So it’s KISS on steroids: keeping it short as well as simple.

Note: The article copy above comes in at under 150 words …!

More Trouble in the Twittersphere

With each passing day, we see more evidence that Twitter has become the social media platform that’s in the biggest trouble today.

The news is replete with articles about how some people are signing off from Twitter, having “had it” with the politicization of the platform. (To be fair, that’s a knock on Facebook as well these days.)

Then there are reports of how Twitter has stumbled in its efforts to monetize the platform, with advertising strategies that have failed to generate the kind of growth to match the company’s optimistic forecasts. That bit of bad news has hurt Twitter’s share price pretty significantly.

And now, courtesy of a new analysis published by researchers at Indiana University and the University of Southern California, comes word that Twitter is delivering misleading analytics on audience “true engagement” with tweets.  The information is contained in a peer-reviewed article titled Online Human-Bot Interactions: Detection, Estimation and Characterization.

According to findings as determined by Indiana University’s Center for Complex Networks & Systems Research (CNetS) and the Information Sciences Institute at the University of Southern California, approximately 15% of Twitter accounts are “bots” rather than people.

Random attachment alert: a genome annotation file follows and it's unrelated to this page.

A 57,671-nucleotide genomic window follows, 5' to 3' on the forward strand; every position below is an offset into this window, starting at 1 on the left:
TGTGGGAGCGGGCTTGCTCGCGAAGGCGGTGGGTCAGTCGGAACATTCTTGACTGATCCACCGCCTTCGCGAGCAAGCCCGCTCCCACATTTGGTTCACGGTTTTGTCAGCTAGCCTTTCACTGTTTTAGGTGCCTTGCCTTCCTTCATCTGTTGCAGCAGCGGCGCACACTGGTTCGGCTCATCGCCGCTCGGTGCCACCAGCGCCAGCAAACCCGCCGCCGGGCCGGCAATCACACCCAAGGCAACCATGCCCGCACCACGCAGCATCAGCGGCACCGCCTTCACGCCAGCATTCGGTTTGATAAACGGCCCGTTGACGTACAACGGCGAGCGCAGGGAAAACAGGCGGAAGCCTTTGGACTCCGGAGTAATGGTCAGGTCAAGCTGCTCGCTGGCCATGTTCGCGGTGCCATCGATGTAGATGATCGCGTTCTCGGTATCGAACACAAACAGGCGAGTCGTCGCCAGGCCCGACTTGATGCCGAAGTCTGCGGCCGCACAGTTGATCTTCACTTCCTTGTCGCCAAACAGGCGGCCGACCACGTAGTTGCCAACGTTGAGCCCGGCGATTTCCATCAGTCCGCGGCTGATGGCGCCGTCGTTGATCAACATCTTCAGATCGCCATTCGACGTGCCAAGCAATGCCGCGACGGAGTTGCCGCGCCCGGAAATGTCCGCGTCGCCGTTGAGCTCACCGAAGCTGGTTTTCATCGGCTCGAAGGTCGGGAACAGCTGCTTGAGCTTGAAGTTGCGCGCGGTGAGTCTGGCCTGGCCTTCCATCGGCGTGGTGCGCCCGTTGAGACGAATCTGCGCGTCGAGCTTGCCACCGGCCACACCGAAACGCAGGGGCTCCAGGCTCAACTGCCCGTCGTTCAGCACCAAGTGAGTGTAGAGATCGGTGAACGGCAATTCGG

That sort of news can’t be good for a platform that is struggling to elevate its user base in the face of growing competition.

But it’s even more troubling for marketers who rely on Twitter’s engagement data to determine the effectiveness of their campaigns. How can they evaluate social media marketing performance if the engagement data is artificially inflated?

Fifteen percent of all accounts may seem like a rather small proportion, but in the case of Twitter that represents nearly 50 million accounts.

To add insult to injury, the report notes that even the 15% figure is likely too low, because more sophisticated and complex bots could have appeared as a “humans” in the researchers’ analytical model, even if they aren’t.

There’s actually an upside to social media bots – examples being automatic alerts of natural disasters or customer service responses. But there’s also growing evidence of nefarious applications abounding.

Here’s one that’s unsurprising even if irritating: bots that emulate human behavior to manufacture “faux” grassroots political support.  But what about the delivery of dangerous or inciting propaganda thanks to bot “armies”?  That’s more alarming.

The latest Twitter-bot news is more confirmation of the deep challenges faced by this particular social media platform.  What’s next, I wonder?

Getting a handle on survey response rates.

It turns out, there are some predictive factors.

sgOne of the nice things about the proliferation on online surveys in recent years is that, over time, we’ve come to understand survey response dynamics much better.